But yeah, the smirking part. Before Dogma even screened, it caught the attention of the Catholic League, which rallied its troops to protest the film. Things got so bad that Disney, which owned Miramax, refused to release the movie. Miramax eventually found a work-around, but suffice it to say, most people missed Dogma at the theater.
There’s never been a Smith flick with more star turns, including Affleck and Matt Damon charming everyone’s pants off as fallen angels in their first movie after Good Will Hunting. Alan Rickman, Salma Hayek, and Linda Fiorentino rip it up. Jay and Silent Bob as prophets? We’re in. Come on, how can a movie not be funny when it features George Carlin, Chris Rock, and a strip-club poopmonster?
Director Harold Ramis and star Michael Keaton have made some of the biggest comedy hits ever. Multiplicity, however, was not one of them. The question is: Why not?
Multiplicity is a banger, with a story 2022 audiences can relate to: Doug is pulled in too many directions by work and family, leaving little time for himself. His solution is Doug 2, a clone who can share his responsibilities. Soon, Doug is making copies of copies, resulting in, well, too many damn Dougs.
Maybe it was the 1990s special effects that bogged things down for some critics, but others thought the comedy worked just fine. Peter Sobczynski called Multiplicity “a winning story that deftly juggles humor, elaborate special effects, and a surprisingly thoughtful look at the challenges of balancing work and family.”
We just think it’s funny to see a bunch of Michael Keatons bickering with one another, although it could have been even better if one of them was a Dark Knight. Speaking of, Keaton is out there hinting that his Batman role in the upcoming Flash flick has a little Multiplicity vibe to it. Who knew 1990s Keaton was the first guy in the multiverse?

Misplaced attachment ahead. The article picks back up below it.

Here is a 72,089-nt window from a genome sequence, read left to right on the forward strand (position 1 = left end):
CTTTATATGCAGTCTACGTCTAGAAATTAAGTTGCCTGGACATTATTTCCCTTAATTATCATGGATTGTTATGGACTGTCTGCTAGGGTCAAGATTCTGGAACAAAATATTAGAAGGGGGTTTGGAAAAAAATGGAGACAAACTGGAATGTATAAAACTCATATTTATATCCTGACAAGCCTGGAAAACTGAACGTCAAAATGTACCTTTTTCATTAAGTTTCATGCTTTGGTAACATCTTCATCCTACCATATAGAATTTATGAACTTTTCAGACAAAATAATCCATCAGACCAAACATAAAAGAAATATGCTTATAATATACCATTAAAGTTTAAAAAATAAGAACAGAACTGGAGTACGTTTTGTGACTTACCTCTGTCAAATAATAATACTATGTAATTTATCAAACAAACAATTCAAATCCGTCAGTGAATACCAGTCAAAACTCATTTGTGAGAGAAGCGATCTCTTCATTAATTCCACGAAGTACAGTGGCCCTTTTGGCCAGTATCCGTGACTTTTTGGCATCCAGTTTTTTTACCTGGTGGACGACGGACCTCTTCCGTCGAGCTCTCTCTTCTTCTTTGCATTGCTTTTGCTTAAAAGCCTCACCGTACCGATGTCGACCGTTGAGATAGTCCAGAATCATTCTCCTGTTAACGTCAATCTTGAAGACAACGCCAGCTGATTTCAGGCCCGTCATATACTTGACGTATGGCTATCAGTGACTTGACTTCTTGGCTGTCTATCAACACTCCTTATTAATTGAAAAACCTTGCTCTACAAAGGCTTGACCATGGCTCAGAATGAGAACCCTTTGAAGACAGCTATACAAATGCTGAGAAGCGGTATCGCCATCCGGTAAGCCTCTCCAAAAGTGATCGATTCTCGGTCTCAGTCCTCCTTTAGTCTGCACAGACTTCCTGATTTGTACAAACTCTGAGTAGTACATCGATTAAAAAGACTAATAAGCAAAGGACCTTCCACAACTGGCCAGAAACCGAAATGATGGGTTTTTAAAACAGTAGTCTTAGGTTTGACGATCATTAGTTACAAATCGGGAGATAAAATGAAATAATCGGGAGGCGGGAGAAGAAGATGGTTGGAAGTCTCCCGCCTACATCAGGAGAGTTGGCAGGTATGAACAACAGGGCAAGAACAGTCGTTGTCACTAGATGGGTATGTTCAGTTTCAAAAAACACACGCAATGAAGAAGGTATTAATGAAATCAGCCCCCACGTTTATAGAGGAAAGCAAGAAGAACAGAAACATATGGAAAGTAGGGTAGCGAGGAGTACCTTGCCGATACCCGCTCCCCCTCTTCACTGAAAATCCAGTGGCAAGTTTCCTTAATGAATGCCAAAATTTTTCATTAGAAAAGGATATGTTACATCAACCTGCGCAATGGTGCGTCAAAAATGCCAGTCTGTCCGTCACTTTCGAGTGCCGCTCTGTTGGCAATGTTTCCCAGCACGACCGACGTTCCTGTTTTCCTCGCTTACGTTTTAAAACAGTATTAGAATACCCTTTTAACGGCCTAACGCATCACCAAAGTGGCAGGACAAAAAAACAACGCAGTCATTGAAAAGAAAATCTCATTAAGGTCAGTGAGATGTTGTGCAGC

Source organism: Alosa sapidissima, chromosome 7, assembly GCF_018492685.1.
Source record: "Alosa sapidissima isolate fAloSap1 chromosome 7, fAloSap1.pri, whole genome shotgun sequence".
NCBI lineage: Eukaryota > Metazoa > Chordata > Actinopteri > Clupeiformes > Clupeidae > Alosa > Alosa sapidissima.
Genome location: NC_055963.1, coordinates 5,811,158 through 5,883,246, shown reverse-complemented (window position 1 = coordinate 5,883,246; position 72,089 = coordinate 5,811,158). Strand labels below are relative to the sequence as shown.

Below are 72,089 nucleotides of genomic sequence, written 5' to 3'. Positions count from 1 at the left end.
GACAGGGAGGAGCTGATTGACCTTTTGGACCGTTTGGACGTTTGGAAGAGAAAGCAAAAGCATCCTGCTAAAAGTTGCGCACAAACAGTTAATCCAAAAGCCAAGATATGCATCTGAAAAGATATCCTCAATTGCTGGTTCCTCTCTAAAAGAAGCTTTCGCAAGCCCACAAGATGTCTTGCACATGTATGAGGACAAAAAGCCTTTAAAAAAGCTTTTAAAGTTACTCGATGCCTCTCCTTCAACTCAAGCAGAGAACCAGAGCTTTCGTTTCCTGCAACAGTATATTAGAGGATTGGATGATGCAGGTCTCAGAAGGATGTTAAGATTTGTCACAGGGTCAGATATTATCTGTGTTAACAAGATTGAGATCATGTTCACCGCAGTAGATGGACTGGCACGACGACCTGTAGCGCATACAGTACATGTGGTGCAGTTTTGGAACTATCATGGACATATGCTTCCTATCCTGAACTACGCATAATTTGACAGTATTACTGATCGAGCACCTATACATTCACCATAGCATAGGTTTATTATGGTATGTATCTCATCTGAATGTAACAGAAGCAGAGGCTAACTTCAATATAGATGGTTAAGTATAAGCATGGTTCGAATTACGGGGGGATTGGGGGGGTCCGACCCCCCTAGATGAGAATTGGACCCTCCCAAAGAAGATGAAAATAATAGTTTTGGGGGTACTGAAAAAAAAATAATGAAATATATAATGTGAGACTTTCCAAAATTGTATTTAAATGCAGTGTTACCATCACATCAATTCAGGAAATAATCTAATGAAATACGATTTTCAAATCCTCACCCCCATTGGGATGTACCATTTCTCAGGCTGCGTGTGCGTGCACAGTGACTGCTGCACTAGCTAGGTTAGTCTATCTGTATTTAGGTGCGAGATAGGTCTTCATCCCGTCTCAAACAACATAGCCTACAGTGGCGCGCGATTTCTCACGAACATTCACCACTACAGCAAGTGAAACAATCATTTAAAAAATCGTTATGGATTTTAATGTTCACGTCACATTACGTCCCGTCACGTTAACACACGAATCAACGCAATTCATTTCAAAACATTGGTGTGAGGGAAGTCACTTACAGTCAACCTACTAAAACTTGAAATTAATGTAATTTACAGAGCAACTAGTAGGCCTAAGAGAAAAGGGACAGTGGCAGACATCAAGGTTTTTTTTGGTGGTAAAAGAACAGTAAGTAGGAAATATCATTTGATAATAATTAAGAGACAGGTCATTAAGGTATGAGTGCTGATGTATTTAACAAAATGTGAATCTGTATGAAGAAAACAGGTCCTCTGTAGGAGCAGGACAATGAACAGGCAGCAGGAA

Speaking of superheroes, how did this one miss? Comic superstars Ben Stiller, Janeane Garafalo, William H. Macy, Paul Reubens, Hank Azaria, and even Kenan and Kel’s Kel Mitchell as inept superheroes? We’d go see that today!
But not many did back in 1999 when Mystery Men hit the theaters. Superhero movies are notoriously difficult to parody -- the genre’s winking excesses are already exaggerated and ridiculous, making satire look an awful lot like the actual thing. (Comedy writers complained of the same phenomena during the Trump presidency.)
Mystery Men still finds the mark more often than not. This “amiable spoof of superhero movies takes a brave stab at rewriting the mythology from the inside out, with lots of witty, mildly subversive stuff about working-class heroes, commercial sponsorship of celebrities, and casual depictions of violence,” says Derek Adams in Time Out.
Our favorite is probably Shoveler, Macy’s oblivious blue-collar hero with a ditch digger’s weapon and the brain of a drainage trench. When confronted with another hero’s secret identity, he objects: “Don't start that again! Lance Hunt wears glasses, Captain Amazing doesn’t wear glasses.”
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For a generation of stoners, Half Baked probably doesn’t qualify as underrated as it's been on their Wasted Mount Rushmore since it came out in 1998.
But the movie has its charms even if you’re watching it sober. The cameos alone are like a Cannabis Cinema Hall of Fame, including famous tokers Tommy Chong, Willie Nelson, Tracy Morgan, and Snoop Dogg. What, Seth Rogen and Mitch Hedberg weren’t available?